Shorter Course of Breast Cancer Radiation Beneficial After Mastectomy


Three weeks of radiation post-mastectomy observed to be safe and effective for breast cancer patients.

Findings from a new study published by the Journal of Clinical Oncology suggest that patients with breast cancer who underwent a mastectomy may benefit from a shorter course of radiation.

Traditionally, patients undergo 6 weeks of radiation. In the phase 2 clinical trial, the authors examined the safety and efficacy of treating patients with 3 weeks of the treatment instead.

“These women did as well, if not better, than expected, in regards to their treatment side effects and low breast cancer recurrence rates,” said study leader Matthew Poppe, MD. “Based on this small study, it appears likely that a short course of radiation may be as safe and effective as the traditional 6-week course.”

The study was designed to create a shorter, more convenient treatment for patients who have received a mastectomy, as treatment 5 days per week for 6 weeks can result in financial, work, family, and emotional stress, according to the study.

The authors believe that a shorter course of radiation can offer patients with breast cancer important benefits over longer treatments.

“It’s about improving the quality of life of women with breast cancer,” Dr Poppe said. “It gives them 3 weeks of their life back. There will be significant cost savings in not having to miss 3 extra weeks of work. There’s less strain on their family, less time away from home, less financial out-of-pocket costs. We also know that getting post-mastectomy radiation actually improves survival. But 6 weeks of radiation is often not possible for women living away from a cancer center, so many women elect to forgo radiation therapy after mastectomy. In making radiation therapy more convenient, we are potentially saving lives.”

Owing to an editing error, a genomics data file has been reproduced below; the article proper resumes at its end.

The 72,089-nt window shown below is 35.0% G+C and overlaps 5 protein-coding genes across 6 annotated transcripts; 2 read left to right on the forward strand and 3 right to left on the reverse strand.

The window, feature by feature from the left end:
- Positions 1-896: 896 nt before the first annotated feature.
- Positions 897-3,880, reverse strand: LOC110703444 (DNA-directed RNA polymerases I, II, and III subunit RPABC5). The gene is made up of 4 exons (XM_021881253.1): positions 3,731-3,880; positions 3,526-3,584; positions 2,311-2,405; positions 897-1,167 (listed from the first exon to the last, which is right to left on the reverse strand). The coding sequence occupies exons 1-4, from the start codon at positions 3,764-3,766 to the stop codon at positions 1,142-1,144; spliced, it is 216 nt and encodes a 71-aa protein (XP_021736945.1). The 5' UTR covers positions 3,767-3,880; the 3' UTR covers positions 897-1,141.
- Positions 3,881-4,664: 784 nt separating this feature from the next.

With earlier stage breast cancer, patients receive a lumpectomy and shorter courses of radiation, which has been observed to be safe and effective.

With more advanced disease, patients may require a mastectomy and lymph node treatment. For those who require lymph node radiation, patients can experience permanent arm swelling, according to the authors.

Included in the study were 69 patients with breast cancer who were followed for an average of 32 months, according to the study. The investigators sought to determine if higher daily doses of radiation would increase the risk of complications, including infections and wound healing related to the surgery.

The findings suggest that shorter courses of treatment were safe and would not increase the risk of complications.

“Women had less skin redness and less fatigue than historical averages. We had no significant toxicities, which is very promising. Only half of women had breast reconstruction in our study, but the reconstruction complications were similar to what we’ve seen in other trials with a longer course of radiation,” Dr Poppe said. “We hope in time this will result in improved cosmetic outcomes, as other studies have shown that by shortening the course of radiation, cosmetic outcomes are improved.”

A phase 3 clinical trial is set to begin later this year and will directly compare shorter versus longer courses of radiation. This trial is necessary to show that the shorter course is safe and effective as the longer treatment among women who have undergone reconstruction, the study concluded.

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